Building the 2 mini barn doors was one of the easiest things I have ever done. It took a couple of hours. That’s it.
Hanging those fatherless-children baby-barn-doors was not the same cake walk. (Unfortunately.) I’d like to emphasize something right now. I am not a professional. Most of the time I have no idea what I’m doing. In the spirit of being completely transparent, I am about to share with you several major FAILS I had in the process of hanging doors.
I had no idea what I was in for. In my head, it was as easy as putting hinges on the door, and putting those hinges on the wall. I was completely unprepared for this adventure. This week has been a rude awakening for me. Many tears have been shed. Many egos have been shattered.
Day 1, paint.
This is what we started with. We had a small amount of sanding to do, then prime and paint. That took an evening.
All the cubbies got their scheduled paint job. The “X” is were the bead board shall be, so let’s not worry about that right now. The paint color is Shoji White by Sherwin-Williams. It’s a clean white with a whiff of gray. I dig.
Since this post is all about transparency… There are times in my life when I have displayed zero common sense. One time I attempted to fly a plane to Moab. The plane didn’t have a GPS, so I thought I’d skip doing a flight plan, and use my car GPS. I got lost. Another time, I thought I could use a bag of ice to anchor a raft. A bag of ice. And when it didn’t sink, I thought, “It’s because there’s air in the bag!” I poked a hole, filled it with water, and it still didn’t sink. This is one of those times where I didn’t think this through. I bought hinges for kitchen cabinet doors… thinking if I used 3, it would be strong enough.
Day 2, first attempt at hinges & hanging.
Aaron and Karl helped me.
And the door was so heavy, the hinges bent.
We removed the door and were left with six nice holes. And this began the “need to go back and fix” tally.
Day 3, second attempt at hinges & hanging.
At least I was smart enough to buy strong, industrial hinges. Look at the comparison in size. I could make some joke about size mattering. But it’s no joke. It really does matter. ;-)
We had Matt’s help this day. We measured, and made sure the hinges were hung on the same place on each wall. I was positive the doors would be level and even.
Nope. And I had no idea why.
It made no sense to me why the doors were hanging so wonky. We attached the hinges to the wall exactly right. I kicked so many things this night. You know when you’re so frustrated that you hate everything? I’m glad you understand how I felt on this day.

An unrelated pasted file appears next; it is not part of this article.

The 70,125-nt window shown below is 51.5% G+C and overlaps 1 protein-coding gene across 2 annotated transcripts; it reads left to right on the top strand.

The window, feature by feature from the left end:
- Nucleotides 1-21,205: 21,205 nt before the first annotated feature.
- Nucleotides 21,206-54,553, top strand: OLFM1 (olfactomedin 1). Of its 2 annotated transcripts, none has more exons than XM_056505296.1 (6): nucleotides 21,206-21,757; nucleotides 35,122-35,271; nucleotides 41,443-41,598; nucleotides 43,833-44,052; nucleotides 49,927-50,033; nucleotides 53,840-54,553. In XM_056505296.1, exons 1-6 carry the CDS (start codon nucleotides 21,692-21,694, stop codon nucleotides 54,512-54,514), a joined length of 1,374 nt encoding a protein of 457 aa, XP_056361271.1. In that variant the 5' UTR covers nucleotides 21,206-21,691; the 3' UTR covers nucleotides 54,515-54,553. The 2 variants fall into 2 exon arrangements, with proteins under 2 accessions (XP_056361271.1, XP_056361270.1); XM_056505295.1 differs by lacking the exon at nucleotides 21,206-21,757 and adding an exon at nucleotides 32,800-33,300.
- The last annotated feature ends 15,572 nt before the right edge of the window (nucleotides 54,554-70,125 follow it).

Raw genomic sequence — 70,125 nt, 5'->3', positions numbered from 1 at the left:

Day 4, time to call in the professionals. My parents. My mom, the REAL boss in the bossy chair.
I’m so blessed. My dad is always coming to my rescue. He knew in 2 seconds why the doors were hanging like kids who scored 18 on their ACT test.
The level is being held straight. That is the edge of the door, while opened. Obviously when opened the door is leaning to the inside of the cubby.
As straight as Elton John…
This was because of a huge mistake I made EARLY ON. Framing. I wasn’t precise. I didn’t frame the cubby out TO THE SQUARE. Therefore, the doors were not level. It was a hard lesson to learn. Choices you make early on can have major consequences later down the road. Go figure.
So I sat there like a chump. Playing with Indy and a tape measure. (I also had no idea Aaron was playing with my camera.) My dad was able to fix my error. He furred out the hinges using slivers of wood until the “wall” was level and square. (It didn’t look like anything fancy, so I didn’t take a picture. It was just wood behind the hinges.) Once he did that…
THE DOORS HUNG LEVEL. Can you imagine my joy?
Day 5, attach the latches.
But of course, the latches won’t hold the doors closed. I contributed $7.50 to the swear jar on Day 5. Really??? We finally get the doors hanging straight and THE LATCHES ARE TOO WEAK?
Day 6, latches take two.
Heavy duty magnetic latches should hold.
But due to the natural warp in the reclaimed wood, we need to fur the metal piece up with some washers.
And just like that, the doors were level and latched closed. No one is happier about this than me. Now I can hide our blankies and games, and any other surprises I feel like hiding.
Next step, get that freakin bead board installed. Shouldn’t be THAT hard, right? Or am I under estimating the amount of work that will go into that as well?
We have some patching, touch up paint, and baseboards to do. But I’m booty-blinded by those well hung doors. Mmm yeah.
Day 7, meet Buster.
I went out to buy a curtain rod for the basement window, and I got distracted and adopted Buster. I love him. Indy is so excited. ^_^
So have any of you had major fails lately? Have you overcome them?